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TOPIC 2: Kinematics and Dynamics
The 4 main equations in Kinematics are:
v = u + at
s = ut + ½at2
v2 = u2 + 2as
s = [(u+v)/2] t
These equations should not be used in their raw form, as written above. Instead, you should break them into x and y components, as follows:
vx = ux + axt
vy = uy
sx = uxt + ½axt2 sy = uyt + ½ayt2
vx2 = ux2 + 2axsx vy2 = uy2 + 2aysy
sx = [(ux+vx)/2] t sy = [(uy+vy)/2] t
For example, in a projectile problem, where a canon ball is projected at a speed of 20 m s-1 at an angle of 30º to the horizontal, it would be wrong to just let u = 20 m s-1 and start calculating. Instead, you should use ux = 20 cos 30º = 17 m s-1 and uy = 20 sin 30º = 10 m s-1.
Instead of just writing F = ma, it is better to write it as åF = ma, since it is the resultant force that is equal to mass x acceleration.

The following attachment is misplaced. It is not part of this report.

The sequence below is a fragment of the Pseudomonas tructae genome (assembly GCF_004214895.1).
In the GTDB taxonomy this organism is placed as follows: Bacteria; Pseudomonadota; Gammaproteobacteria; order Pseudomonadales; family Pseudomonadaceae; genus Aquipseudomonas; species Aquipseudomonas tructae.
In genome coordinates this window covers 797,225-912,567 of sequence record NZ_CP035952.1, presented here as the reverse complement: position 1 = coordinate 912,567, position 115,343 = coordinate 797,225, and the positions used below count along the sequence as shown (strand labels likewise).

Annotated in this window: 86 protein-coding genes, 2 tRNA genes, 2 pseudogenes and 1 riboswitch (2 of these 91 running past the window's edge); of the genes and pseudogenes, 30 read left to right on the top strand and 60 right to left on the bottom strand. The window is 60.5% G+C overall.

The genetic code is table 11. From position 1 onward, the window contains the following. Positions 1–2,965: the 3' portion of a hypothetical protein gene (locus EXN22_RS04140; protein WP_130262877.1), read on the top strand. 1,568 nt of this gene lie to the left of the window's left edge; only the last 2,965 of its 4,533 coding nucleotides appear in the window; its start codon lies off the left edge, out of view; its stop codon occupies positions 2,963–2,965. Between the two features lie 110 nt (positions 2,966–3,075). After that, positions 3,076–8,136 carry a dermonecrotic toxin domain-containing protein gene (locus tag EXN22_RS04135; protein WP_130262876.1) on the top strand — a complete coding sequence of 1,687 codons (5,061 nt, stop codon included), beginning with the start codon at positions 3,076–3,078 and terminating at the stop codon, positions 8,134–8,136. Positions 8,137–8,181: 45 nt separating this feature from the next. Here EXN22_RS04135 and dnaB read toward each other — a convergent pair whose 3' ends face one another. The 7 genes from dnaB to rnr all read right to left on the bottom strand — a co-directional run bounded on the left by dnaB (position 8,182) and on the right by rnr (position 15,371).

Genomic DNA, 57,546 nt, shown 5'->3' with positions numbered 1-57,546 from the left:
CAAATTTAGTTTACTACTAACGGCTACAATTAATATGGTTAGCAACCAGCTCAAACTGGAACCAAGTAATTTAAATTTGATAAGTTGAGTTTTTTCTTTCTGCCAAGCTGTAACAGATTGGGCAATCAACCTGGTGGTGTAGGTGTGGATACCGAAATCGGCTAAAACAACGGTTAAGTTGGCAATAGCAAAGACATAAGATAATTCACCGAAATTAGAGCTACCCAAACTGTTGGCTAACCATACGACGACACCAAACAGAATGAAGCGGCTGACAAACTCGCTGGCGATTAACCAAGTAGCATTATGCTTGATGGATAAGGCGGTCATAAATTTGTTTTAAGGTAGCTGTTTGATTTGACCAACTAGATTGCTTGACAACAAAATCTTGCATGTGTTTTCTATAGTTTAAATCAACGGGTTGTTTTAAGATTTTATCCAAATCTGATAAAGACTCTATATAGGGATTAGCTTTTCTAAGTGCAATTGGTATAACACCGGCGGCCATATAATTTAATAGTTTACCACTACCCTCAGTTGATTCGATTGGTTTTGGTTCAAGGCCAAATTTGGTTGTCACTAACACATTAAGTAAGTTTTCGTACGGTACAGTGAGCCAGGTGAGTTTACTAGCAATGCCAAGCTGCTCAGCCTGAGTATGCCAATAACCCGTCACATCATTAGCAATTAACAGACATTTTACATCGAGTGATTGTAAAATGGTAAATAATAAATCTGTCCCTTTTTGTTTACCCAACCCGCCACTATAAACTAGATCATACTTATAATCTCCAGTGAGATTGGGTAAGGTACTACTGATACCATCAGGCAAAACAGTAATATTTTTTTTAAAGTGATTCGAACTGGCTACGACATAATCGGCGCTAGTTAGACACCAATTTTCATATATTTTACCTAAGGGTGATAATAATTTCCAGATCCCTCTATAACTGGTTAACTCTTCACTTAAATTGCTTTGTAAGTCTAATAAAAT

The left hand side of the equation contains the resultant of all forces acting on the body. Note that the weight of the body, mg, should be part of these forces (ie. on the left hand side of the equation), and not on the right hand side (a common mistake by students is to replace "ma" with "mg").
When solving Dynamics problems, always:
1. Draw the free-body-diagram, with all forces acting on the body.
2. Indicate which direction to assign as the positive convention.
3. Indicate the direction of acceleration and label it "a".
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